You know you're in a family-run theater when two of Dad's favorite cars--a 1929 Packard Phaeton and a 1936 Rolls-Royce--are on display in the lobby. You also know that you're in a pretty big lobby.
Everything about Edwards Cinema at Newport Center is big: the lobby, the concession stand, the parking lot, the auditorium and, best of all, the screen. At 40 feet high and 75 feet wide, it is one of the largest in the country.
Recently, I asked the president of distribution of a major studio which theater he considers the best--in terms of quality presentation--on the West Coast. He named this one.
There are two theaters in the Edwards Newport Cinema complex. The original 1,275-seat theater, which has become the flagship of the growing Edwards chain, was built in 1965. The second, a 525-seat theater, was added in 1971.
The big auditorium is as well designed as any in Southern California. The screen is curved and there are good sight lines from every seat. There are also 26 speakers in the theater, which is equipped for six-track Dolby stereo and both 70-millimeter and 35-millimeter projection.
"Children of a Lesser God," currently playing in the big theater, isn't the best film by which to judge the presentation. The print is 35-millimeter and the image goes a little soft projected onto that huge screen. Neither does it have the kind of sound mix that is done with large theaters and large sound systems like this in mind.
But it is merely a sign of the times that we think of large theaters as homes for "event" movies. The big theaters are expensive to operate, which means they need to do high-volume business, and that usually means noisy big-action films that appeal mostly to kids.
It's true that "Top Gun" would take better advantage of the equipment. But it would still be "Top Gun." What struck me in watching "Children of a Lesser God," a love story communicated most of the time in sign language, was the emotional power generated by those outsized images.
Larger than life? You bet. You don't often see actors' faces, filled with emotion, in 40-foot scale these days. Our loss.
Concession prices are standard at all 42 Edwards theaters, as is the stuff they put on popcorn. It's butter. The prices are moderate, with popcorn ranging from $1.10 to $2.70, candy from 70 cents to $1.85 and soft drinks from $1 to $1.65.
Parking is free, which is like a $3 bonus to moviegoers used to Westwood and Hollywood forays.
The cars in the lobby of the Newport Center theater belong to Jim Edwards, who has a stable of antique cars from the '20s and '30s, many of which have been used in movies. According to the accompanying sign, the '36 Rolls sitting there now appeared in both "Gable and Lombard" and "W. C. Fields and Me."
Edwards opened his first theater in Monterey Park in 1930. The chain now has 130 screens, most of them in Orange County. Jim Edwards Jr., president of the company, said the company is now building 10-plexes in Azusa, Corona and Laverne and expects to have 200 screens operating by the end of next year.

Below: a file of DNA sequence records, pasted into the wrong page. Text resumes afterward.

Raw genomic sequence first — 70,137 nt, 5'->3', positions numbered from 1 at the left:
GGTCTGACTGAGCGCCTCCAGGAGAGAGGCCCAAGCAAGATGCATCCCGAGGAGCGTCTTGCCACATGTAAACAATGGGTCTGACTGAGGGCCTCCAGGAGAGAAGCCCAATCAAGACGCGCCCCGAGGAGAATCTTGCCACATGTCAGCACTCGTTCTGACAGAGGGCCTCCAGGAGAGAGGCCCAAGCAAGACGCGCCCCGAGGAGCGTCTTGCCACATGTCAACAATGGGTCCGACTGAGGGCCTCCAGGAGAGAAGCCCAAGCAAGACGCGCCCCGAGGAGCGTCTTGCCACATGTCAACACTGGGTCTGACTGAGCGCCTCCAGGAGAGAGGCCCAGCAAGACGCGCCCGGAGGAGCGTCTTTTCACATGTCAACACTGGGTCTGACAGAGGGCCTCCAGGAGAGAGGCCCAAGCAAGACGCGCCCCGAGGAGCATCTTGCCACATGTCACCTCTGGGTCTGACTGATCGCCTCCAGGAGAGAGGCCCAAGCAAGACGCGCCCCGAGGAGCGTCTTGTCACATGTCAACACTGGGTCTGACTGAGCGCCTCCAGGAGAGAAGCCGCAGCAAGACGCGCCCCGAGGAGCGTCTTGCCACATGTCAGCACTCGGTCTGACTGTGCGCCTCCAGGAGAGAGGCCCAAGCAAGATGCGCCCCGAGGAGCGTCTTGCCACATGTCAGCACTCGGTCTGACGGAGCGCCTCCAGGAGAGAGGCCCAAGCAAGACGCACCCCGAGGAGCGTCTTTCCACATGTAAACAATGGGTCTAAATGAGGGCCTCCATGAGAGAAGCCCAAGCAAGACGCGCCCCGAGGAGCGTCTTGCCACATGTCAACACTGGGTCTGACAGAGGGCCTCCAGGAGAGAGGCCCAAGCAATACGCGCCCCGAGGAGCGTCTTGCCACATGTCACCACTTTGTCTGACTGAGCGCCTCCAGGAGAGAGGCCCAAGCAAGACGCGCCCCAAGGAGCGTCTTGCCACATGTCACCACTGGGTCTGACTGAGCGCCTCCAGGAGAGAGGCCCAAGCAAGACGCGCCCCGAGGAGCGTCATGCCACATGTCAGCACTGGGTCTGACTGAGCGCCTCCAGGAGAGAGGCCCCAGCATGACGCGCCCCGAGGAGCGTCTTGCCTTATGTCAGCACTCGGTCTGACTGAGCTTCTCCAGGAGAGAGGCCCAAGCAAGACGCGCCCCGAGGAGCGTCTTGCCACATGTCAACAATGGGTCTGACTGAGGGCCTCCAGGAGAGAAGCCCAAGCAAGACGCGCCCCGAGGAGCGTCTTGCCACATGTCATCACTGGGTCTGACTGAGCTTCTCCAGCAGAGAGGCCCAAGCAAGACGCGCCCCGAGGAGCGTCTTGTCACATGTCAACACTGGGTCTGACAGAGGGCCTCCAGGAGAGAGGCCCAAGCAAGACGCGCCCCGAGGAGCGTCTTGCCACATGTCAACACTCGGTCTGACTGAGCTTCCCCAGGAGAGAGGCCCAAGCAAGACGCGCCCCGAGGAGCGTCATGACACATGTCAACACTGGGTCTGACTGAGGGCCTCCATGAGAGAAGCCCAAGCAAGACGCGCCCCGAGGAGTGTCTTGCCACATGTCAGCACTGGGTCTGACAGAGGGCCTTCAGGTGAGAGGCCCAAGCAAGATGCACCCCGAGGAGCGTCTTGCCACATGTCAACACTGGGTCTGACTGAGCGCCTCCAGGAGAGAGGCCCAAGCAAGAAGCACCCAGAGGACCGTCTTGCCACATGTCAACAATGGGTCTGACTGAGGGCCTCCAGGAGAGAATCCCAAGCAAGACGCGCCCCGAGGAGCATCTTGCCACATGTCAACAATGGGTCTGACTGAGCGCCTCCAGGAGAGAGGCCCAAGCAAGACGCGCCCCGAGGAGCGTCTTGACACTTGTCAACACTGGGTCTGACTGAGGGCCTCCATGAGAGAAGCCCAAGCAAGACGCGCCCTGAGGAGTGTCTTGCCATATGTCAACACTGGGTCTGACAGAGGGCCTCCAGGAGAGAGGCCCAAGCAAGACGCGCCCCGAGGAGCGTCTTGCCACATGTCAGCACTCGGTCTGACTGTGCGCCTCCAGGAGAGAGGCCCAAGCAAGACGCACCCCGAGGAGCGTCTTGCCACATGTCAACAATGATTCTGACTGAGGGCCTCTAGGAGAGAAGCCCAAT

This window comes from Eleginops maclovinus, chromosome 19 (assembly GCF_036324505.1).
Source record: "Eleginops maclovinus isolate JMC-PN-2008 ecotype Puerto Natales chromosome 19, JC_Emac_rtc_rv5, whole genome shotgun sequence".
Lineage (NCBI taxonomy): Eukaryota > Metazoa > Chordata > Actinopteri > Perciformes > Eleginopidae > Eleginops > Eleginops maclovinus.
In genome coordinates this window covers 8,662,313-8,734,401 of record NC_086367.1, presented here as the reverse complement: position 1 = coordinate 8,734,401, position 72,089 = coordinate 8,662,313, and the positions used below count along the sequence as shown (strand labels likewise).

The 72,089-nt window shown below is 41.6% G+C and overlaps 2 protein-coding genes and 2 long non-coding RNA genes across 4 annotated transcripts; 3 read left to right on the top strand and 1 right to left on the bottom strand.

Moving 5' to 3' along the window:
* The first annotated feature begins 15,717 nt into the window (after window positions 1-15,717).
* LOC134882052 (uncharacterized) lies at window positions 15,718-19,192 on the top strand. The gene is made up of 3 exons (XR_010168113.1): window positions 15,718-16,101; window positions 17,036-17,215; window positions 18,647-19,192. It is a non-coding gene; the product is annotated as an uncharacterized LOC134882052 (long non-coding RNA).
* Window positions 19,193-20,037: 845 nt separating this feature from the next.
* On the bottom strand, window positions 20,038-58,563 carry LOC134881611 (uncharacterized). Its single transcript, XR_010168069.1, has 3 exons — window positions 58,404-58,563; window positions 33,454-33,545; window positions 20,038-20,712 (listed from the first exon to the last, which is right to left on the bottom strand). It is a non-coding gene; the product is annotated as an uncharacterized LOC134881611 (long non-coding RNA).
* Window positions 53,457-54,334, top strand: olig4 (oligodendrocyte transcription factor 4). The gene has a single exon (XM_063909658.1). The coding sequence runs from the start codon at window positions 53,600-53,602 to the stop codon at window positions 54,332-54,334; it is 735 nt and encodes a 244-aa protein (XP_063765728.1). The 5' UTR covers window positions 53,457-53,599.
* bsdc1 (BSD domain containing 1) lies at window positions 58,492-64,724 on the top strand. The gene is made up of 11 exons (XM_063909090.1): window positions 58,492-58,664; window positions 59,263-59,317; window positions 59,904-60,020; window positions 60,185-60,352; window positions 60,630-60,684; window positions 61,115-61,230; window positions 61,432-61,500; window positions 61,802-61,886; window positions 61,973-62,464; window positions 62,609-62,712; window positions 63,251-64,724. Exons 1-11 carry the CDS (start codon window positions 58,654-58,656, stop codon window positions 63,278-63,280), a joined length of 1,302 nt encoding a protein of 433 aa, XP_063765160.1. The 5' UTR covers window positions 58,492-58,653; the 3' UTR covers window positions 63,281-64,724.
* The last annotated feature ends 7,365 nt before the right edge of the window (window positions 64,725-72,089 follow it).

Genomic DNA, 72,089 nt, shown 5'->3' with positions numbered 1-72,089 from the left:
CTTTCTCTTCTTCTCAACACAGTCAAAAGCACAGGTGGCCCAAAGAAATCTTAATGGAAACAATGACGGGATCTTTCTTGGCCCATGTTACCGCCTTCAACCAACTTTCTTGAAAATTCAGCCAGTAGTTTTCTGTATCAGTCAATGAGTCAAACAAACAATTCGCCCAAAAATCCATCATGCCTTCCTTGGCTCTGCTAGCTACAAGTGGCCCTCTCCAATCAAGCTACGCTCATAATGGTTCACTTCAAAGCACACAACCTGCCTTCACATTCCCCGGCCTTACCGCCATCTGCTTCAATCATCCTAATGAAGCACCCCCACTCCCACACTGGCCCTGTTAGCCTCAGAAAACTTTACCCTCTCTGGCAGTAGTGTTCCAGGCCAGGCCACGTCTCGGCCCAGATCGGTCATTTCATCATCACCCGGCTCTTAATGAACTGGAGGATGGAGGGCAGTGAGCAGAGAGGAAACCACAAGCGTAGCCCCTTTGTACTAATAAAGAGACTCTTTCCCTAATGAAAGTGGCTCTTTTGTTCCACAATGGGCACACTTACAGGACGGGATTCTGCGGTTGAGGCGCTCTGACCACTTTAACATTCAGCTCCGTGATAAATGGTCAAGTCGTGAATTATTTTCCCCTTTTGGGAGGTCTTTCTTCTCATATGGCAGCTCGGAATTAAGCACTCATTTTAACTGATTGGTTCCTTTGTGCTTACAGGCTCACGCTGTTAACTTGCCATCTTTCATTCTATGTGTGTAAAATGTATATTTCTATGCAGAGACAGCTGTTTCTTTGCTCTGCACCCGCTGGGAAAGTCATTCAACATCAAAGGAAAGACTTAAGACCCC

BACKING IN: Movie trailers have been used to getting audiences interested in coming attractions since the beginning of the medium. But Bill Riead may be the first person to use a trailer to attract investors to get a movie made.
Riead, a former TV newsman who has spent most of the last 15 years producing featurettes of other people's movies for studios, just completed his first movie, a $2.4- million action film that he wrote, directed and produced--a year after he made his trailer.
"I didn't know how we were going to get the movie made," Riead said. "I had written the script, and I was pounding the pavement trying to find investors. Finally, a friend said, 'Why don't you make the trailer first, show them one scene and they'll know.' "
Riead's script was a conventional action story about a government agent who foils a terrorist plot. He decided to shoot a key scene in which the agent goes aboard a commercial airliner and disarms three terrorists.
Riead said he enlisted about 25 friends and neighbors in Redondo Beach, had them cut their hair SWAT-team short and rented police uniforms for them from Western Costume. He talked a cargo airline company into letting him use one of its Boeing 707s for about an hour, and one afternoon at Los Angeles International Airport, they shot the scene.
Eventually, the scene was edited down to three minutes and with a three-minute presentation tagged to it, Riead and his partner Jack Burrows took it around and showed it to potential investors. In 60 days, he said, he had the money to make the movie.
Cost of the trailer: $14,000.
Riead said his movie, "Scorpion," which stars karate champion Tonny Tullenurs, has been picked up by Crown International for both theatrical and video release and he and his investors are already in profit. He is now in pre-production on his second film, "The Drum Garden."
This time, he said, he will finish the movie before he starts on the trailer.